Q&A with dave ring (#GlitterandAshes)

If you’re in a permanent state of wanting more stories that take place “after the apocalypse,” look no further than Glitter + Ashes: Queer Tales of a World That Wouldn’t Die. dave ring, publisher and manager of Neon Hemlock Press, currently has the project up via Kickstarter until October 1st. Read on below to learn more about the origin of the project and what he’s looking for in terms of submissions.

Glitter + Ashes Kickstarter (Back the Project Here)

Glitter + Ashes: Queer Tales of a World That Wouldn’t Die will be an anthology about queer joy and queer community in the face of disaster. What brought about this idea?

Mad Max: Fury Road is certainly an influence, but also apocalypses from the indie tabletop RPGs Apocalypse World and Dream Askew (which is why I’m so delighted that Avery Alder has graciously allowed me to include Dream Askew in the book so that more folks can get this beautiful game into their hands).  Beyond that, the anthology’s concept was born from a love of the post-apocalyptic genre and a general disappointment that so many post-apocalyptic stories avoided or omitted queer narratives.  I love reading about imagined communities that explore new ways of navigating “broken” environments.  Because what is “broken” really?  Hopefully Glitter + Ashes will show us how broken things are beautiful in  at least a dozen ways.

As this is your second anthology and it’s a companion to your first anthology, what do you imagine will be some thematic differences between the two?

I’m playing into your hands here talking about how “brokenness” appeals to me.  My first anthology was called Broken Metropolis: Queer Tales of a City That Never Was.  I feel like Dhalgren by Samuel R. Delany continues to be an inspiration for both anthologies.  Where Broken Metropolis peered into windows and peeled back yellow wallpaper, Glitter + Ashes will also look at the ways that broader landscapes inform the world and forefront the role of joy against the backdrop of pain.  Resiliency in times of trouble.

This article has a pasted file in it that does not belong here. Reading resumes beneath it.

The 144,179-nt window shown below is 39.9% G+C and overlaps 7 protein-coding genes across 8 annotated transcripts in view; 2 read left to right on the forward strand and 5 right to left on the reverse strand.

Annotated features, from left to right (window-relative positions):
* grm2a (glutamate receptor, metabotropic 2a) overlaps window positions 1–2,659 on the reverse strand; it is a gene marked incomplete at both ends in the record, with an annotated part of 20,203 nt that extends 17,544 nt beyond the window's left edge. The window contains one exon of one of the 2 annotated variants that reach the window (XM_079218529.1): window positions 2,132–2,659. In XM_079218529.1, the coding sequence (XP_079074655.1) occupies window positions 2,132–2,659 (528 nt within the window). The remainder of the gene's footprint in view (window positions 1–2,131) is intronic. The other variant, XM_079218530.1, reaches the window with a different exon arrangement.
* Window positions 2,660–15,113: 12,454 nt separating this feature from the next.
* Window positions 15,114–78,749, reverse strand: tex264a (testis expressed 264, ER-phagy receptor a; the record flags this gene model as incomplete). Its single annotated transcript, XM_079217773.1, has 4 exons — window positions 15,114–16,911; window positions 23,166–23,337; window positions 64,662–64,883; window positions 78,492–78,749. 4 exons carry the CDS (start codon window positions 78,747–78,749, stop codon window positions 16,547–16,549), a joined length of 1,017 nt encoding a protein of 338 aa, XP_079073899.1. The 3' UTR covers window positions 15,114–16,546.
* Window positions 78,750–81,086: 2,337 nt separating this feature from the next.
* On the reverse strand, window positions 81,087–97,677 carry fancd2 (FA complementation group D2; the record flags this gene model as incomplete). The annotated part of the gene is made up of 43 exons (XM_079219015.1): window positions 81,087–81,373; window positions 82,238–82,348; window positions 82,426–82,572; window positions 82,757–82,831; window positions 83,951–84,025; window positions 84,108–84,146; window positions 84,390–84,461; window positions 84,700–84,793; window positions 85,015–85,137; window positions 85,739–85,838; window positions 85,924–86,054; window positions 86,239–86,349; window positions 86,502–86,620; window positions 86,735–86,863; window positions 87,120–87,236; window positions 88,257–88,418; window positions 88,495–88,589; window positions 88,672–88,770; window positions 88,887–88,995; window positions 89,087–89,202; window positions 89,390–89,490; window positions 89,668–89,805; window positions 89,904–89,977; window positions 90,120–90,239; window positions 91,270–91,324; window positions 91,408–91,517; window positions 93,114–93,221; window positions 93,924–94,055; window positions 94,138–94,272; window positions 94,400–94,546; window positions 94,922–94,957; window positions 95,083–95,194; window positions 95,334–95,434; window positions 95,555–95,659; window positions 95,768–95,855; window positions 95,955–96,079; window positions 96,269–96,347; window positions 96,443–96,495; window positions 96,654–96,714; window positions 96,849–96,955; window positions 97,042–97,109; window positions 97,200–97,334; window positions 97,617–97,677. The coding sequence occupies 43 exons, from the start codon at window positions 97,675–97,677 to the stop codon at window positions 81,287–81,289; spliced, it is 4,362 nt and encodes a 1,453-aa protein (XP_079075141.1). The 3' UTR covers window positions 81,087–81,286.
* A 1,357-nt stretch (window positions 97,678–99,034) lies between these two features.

While people are preparing their stories or editing things for submissions, what are some things you’d like to see before submissions close on November 30th?

In addition to the general thoughts I have in the guidelines, I’d love to emphasize that I’m very interested in futures that are nearly unrecognizable, following communities of folks who don’t remember today’s world.  For me, the post-apocalyptic landscape is more than welcome to include a sordid assortment of fantasy, science fiction and horror tropes.  I’d love stories that borrow from mystery or erotica as well.  I’m really open to being surprised by folks’ visions!

While we wait for the release, what are some pieces of media you’d recommend?

If you haven’t read Dhalgren, now is the time.  It’s a challenging and messy narrative that I feel differently about every time I read it.  Read “Signal” by L. D. Lewis in Fireside.  Read The Last Sun by K. D. Edwards if you like urban fantasy.  This fall, read Shine of the Ever by Claire Rudy Foster and the anthology A Punk Rock Future.

NEON HEMLOCK PRESSIMG_2519

As novella submissions open on October 1st, what are some things you’re dying to see in your inbox?

I’m going to steal these from a twitter thread I did recently. I’d love to see:

  • disaster queers
  • smart space opera
  • near future thrillers
  • non-western alt history (maybe with eldritch horror but hey up to you)
  • #ownvoices riffs on big tropey stories (…we want your disabled indigenous Beauty & the Beast retelling)
  • clones/dopplegangers/amnesia (think The Likeness or The Rook or BSG)
  • hybrid memoir (a la Black Wave)
  • rad platonic friendships
  • ace jane bond spy pulp
  • houses that would scare Victor Lavelle
  • sex that would make Kellan Szpara blush
  • genders that would make JY Yang marvel in awe

davering.jpegdave ring is the chair of the OutWrite LGBTQ Book Festival in Washington, DC. He has stories featured or forthcoming in a number of publications, including Speculative City, GlitterShip, and A Punk Rock Future. He is the publisher and managing editor of Neon Hemlock Press, as well as the editor of Broken Metropolis: Queer Tales of a City That Never Was from Mason Jar Press. More info at www.dave-ring.com. Follow him on Twitter at @slickhop.

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